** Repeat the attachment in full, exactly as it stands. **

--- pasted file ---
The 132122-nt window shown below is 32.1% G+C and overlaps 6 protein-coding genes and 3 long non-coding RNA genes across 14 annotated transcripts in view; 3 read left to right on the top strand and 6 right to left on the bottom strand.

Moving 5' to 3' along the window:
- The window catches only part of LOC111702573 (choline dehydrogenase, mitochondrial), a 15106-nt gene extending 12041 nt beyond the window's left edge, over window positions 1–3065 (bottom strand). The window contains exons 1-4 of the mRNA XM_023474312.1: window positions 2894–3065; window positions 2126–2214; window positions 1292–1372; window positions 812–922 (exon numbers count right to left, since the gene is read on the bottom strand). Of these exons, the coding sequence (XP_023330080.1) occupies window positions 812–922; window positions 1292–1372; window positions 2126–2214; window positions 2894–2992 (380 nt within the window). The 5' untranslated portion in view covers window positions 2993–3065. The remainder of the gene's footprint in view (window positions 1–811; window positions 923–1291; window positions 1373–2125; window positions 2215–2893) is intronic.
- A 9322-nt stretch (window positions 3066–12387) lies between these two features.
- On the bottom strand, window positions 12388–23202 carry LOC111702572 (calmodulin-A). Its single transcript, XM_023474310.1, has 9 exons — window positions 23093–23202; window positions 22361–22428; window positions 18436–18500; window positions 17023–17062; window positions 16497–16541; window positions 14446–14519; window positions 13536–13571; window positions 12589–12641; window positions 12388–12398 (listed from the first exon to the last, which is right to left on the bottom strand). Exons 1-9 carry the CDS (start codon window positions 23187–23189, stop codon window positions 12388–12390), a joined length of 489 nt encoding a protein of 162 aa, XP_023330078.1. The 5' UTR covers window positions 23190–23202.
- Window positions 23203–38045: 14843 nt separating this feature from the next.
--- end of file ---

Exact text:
The 132122-nt window shown below is 32.1% G+C and overlaps 6 protein-coding genes and 3 long non-coding RNA genes across 14 annotated transcripts in view; 3 read left to right on the top strand and 6 right to left on the bottom strand.

Moving 5' to 3' along the window:
- The window catches only part of LOC111702573 (choline dehydrogenase, mitochondrial), a 15106-nt gene extending 12041 nt beyond the window's left edge, over window positions 1–3065 (bottom strand). The window contains exons 1-4 of the mRNA XM_023474312.1: window positions 2894–3065; window positions 2126–2214; window positions 1292–1372; window positions 812–922 (exon numbers count right to left, since the gene is read on the bottom strand). Of these exons, the coding sequence (XP_023330080.1) occupies window positions 812–922; window positions 1292–1372; window positions 2126–2214; window positions 2894–2992 (380 nt within the window). The 5' untranslated portion in view covers window positions 2993–3065. The remainder of the gene's footprint in view (window positions 1–811; window positions 923–1291; window positions 1373–2125; window positions 2215–2893) is intronic.
- A 9322-nt stretch (window positions 3066–12387) lies between these two features.
- On the bottom strand, window positions 12388–23202 carry LOC111702572 (calmodulin-A). Its single transcript, XM_023474310.1, has 9 exons — window positions 23093–23202; window positions 22361–22428; window positions 18436–18500; window positions 17023–17062; window positions 16497–16541; window positions 14446–14519; window positions 13536–13571; window positions 12589–12641; window positions 12388–12398 (listed from the first exon to the last, which is right to left on the bottom strand). Exons 1-9 carry the CDS (start codon window positions 23187–23189, stop codon window positions 12388–12390), a joined length of 489 nt encoding a protein of 162 aa, XP_023330078.1. The 5' UTR covers window positions 23190–23202.
- Window positions 23203–38045: 14843 nt separating this feature from the next.